iWoz is Steve Wozniak’s autobiography, detailing his story in his own words, from early tinkering with electronics in his home, to college and his first job, all the way to single handedly creating the world’s first desktop computer, the Apple I and founding what would become the most valuable company in the world.
Steve Wozniak doesn’t need an introduction. Nicknamed Woz, he’s the world’s number one icon of engineering and the epitome of the computer age. Whatever thing you’re reading these words on right now, whether it’s a desktop computer, a laptop, a tablet or a smartphone, only exists because of Woz’s work and inventions.
Think about that for a second and you’ll realize it’s impossible to overestimate the service he’s done mankind. Woz has always been the good soul at Apple, the guy who just wants to do work he loves, help his friends and have fun. Some might think this has put him at a disadvantage in business, and that he’s missed out on a lot of money because of it.
I’m sure that’s true, but what’s more important is that it doesn’t matter, because Woz has never been all that interested in it. Above all, he wants to be happy, and having found that means more to him than all the business success in the world.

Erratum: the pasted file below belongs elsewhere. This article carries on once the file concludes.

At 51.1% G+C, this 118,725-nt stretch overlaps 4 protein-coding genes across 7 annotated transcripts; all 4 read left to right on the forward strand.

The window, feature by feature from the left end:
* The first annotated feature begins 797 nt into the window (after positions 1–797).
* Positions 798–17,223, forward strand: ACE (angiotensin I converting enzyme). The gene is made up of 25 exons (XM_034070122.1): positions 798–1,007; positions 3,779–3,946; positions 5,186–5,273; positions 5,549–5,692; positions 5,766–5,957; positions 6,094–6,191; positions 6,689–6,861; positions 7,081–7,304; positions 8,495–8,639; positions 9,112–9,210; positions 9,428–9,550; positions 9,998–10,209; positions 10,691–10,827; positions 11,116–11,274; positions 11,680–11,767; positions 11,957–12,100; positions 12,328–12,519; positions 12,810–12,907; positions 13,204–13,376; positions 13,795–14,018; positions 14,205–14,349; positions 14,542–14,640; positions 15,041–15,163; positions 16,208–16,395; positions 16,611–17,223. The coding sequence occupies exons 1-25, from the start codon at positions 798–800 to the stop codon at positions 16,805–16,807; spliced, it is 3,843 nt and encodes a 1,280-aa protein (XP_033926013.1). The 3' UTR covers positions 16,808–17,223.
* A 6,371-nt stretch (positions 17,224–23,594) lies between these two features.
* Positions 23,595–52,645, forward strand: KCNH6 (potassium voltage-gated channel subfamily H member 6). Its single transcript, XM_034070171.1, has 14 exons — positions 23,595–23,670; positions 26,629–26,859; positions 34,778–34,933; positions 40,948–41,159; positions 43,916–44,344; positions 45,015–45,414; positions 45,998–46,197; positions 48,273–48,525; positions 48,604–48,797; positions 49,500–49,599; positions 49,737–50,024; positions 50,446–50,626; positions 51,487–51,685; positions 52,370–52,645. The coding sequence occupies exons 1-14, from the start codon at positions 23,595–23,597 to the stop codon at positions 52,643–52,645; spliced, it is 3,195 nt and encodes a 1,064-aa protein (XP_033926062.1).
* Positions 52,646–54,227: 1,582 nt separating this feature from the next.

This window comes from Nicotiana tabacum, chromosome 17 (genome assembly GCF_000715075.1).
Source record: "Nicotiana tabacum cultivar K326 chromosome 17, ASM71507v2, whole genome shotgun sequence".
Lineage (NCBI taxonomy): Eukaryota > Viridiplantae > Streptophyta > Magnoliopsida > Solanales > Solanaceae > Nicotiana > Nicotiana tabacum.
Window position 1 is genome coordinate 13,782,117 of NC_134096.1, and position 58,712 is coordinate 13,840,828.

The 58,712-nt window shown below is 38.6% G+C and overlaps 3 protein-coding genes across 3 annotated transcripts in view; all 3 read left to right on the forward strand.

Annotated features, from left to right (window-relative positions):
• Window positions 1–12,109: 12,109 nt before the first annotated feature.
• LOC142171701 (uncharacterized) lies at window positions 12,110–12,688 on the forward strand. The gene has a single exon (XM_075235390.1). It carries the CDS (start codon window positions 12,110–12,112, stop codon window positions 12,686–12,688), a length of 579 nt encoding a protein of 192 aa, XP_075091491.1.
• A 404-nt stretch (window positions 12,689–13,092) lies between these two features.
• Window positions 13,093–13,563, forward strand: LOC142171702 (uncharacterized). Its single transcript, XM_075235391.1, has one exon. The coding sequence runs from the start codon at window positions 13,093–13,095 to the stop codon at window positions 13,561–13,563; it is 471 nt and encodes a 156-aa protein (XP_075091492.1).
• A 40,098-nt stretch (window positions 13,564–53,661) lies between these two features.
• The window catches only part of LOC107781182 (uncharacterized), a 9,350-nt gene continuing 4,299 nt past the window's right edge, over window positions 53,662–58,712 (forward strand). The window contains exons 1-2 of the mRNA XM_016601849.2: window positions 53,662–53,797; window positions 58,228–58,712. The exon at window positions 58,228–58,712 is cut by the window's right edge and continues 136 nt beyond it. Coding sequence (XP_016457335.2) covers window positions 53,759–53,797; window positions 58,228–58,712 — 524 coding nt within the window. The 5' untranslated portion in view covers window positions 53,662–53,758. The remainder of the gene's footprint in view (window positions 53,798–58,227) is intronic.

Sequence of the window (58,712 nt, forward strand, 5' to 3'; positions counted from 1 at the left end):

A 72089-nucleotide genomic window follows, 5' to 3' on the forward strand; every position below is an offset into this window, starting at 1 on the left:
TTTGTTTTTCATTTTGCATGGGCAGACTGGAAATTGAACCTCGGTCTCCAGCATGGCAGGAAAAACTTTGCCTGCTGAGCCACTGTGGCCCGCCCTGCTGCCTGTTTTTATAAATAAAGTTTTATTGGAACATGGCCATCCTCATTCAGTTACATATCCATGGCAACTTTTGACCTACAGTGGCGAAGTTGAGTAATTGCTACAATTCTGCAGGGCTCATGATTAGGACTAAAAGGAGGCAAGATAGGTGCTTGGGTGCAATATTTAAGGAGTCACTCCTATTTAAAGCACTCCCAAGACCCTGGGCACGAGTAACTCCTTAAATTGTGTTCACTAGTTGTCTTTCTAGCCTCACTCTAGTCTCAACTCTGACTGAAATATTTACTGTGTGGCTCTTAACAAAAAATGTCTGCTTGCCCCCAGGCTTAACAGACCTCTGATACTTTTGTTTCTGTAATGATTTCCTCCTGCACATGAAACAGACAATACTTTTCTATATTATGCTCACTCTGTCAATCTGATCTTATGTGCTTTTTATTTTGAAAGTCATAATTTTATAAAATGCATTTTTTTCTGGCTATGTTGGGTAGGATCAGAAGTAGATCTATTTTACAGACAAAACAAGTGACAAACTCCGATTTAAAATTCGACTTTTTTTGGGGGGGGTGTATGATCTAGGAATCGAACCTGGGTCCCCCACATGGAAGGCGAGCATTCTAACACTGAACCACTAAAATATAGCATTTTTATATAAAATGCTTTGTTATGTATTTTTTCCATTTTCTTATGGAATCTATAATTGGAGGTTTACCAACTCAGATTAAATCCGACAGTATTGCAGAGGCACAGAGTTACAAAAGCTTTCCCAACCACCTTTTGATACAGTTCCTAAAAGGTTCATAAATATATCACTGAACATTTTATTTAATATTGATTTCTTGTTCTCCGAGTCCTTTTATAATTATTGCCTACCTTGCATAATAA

There sure is more than one thing to learn from him, here are my favorite 3:
- How and where you grow up matters a lot more than you might think.
- When the outside world can’t teach you what you want to know, teach yourself.
- Stay true to your own values, no matter what the consequences are.
Ready to illuminate your life by letting your own light shine? Then let’s learn 3 magical lessons from the Wizard of “Woz!”
Lesson 1: Your home shapes who you are – more than you think.
When Stephen Gary Wozniak was born (1950), computers already existed, but not nearly the way you know them today. Back then, a single computer would fill an entire room, cost millions of dollars and in general wasn’t available to the public.
To be passionate about computers meant to be passionate first and foremost about electronics – and Steve grew up in the exact right environment for that.
His father Francis worked at an electronics company, Electronic Data Systems in Los Angeles, at the time, and would sometimes take him to work, where he could play with various electronic parts. Because of his father’s job, the Wozniak home was also packed with resistors, cables and all kinds of gadgets, making it the perfect space to tinker around. Of course Francis didn’t just let Wozniak find it all out himself, explaining the basics of physics to him in a way children could understand, including kid-friendly diagrams and stories of inventors like Thomas Edison.
Woz also adopted most of the values that would shape his later way in life during this time, such as honesty, fairness, kindness and a sense of humor.
If I had to guess (and I’m totally making this up) I’d say 80% of who we are is shaped in our childhood home. Your childhood matters, whether you like it or not, so it’s best to embrace it and make the best of what you’ve got.